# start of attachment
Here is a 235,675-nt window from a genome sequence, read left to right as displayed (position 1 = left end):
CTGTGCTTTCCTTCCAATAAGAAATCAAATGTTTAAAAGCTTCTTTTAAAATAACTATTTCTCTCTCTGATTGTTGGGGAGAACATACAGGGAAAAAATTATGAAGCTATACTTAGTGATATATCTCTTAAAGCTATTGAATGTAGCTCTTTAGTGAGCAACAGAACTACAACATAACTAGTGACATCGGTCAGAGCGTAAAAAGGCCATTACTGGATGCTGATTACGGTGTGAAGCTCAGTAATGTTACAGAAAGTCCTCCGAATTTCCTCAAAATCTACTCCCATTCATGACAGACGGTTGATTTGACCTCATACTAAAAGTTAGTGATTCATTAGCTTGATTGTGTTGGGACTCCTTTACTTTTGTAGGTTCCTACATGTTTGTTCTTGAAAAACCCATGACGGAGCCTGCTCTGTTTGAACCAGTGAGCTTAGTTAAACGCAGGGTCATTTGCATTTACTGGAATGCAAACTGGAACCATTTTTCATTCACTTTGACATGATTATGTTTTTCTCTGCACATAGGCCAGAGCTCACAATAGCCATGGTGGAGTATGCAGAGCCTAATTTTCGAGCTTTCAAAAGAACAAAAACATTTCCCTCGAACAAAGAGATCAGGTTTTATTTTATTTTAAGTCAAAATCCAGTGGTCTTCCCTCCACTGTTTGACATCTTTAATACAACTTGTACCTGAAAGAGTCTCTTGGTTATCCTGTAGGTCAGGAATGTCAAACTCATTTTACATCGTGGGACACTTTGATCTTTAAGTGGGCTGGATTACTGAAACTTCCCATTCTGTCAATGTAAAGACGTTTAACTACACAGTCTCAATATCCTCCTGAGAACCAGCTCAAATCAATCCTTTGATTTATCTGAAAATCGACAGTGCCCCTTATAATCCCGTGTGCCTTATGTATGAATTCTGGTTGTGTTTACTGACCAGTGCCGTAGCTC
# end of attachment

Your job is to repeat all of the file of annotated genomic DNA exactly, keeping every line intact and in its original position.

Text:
Here is a 235,675-nt window from a genome sequence, read left to right as displayed (position 1 = left end):
CTGTGCTTTCCTTCCAATAAGAAATCAAATGTTTAAAAGCTTCTTTTAAAATAACTATTTCTCTCTCTGATTGTTGGGGAGAACATACAGGGAAAAAATTATGAAGCTATACTTAGTGATATATCTCTTAAAGCTATTGAATGTAGCTCTTTAGTGAGCAACAGAACTACAACATAACTAGTGACATCGGTCAGAGCGTAAAAAGGCCATTACTGGATGCTGATTACGGTGTGAAGCTCAGTAATGTTACAGAAAGTCCTCCGAATTTCCTCAAAATCTACTCCCATTCATGACAGACGGTTGATTTGACCTCATACTAAAAGTTAGTGATTCATTAGCTTGATTGTGTTGGGACTCCTTTACTTTTGTAGGTTCCTACATGTTTGTTCTTGAAAAACCCATGACGGAGCCTGCTCTGTTTGAACCAGTGAGCTTAGTTAAACGCAGGGTCATTTGCATTTACTGGAATGCAAACTGGAACCATTTTTCATTCACTTTGACATGATTATGTTTTTCTCTGCACATAGGCCAGAGCTCACAATAGCCATGGTGGAGTATGCAGAGCCTAATTTTCGAGCTTTCAAAAGAACAAAAACATTTCCCTCGAACAAAGAGATCAGGTTTTATTTTATTTTAAGTCAAAATCCAGTGGTCTTCCCTCCACTGTTTGACATCTTTAATACAACTTGTACCTGAAAGAGTCTCTTGGTTATCCTGTAGGTCAGGAATGTCAAACTCATTTTACATCGTGGGACACTTTGATCTTTAAGTGGGCTGGATTACTGAAACTTCCCATTCTGTCAATGTAAAGACGTTTAACTACACAGTCTCAATATCCTCCTGAGAACCAGCTCAAATCAATCCTTTGATTTATCTGAAAATCGACAGTGCCCCTTATAATCCCGTGTGCCTTATGTATGAATTCTGGTTGTGTTTACTGACCAGTGCCGTAGCTC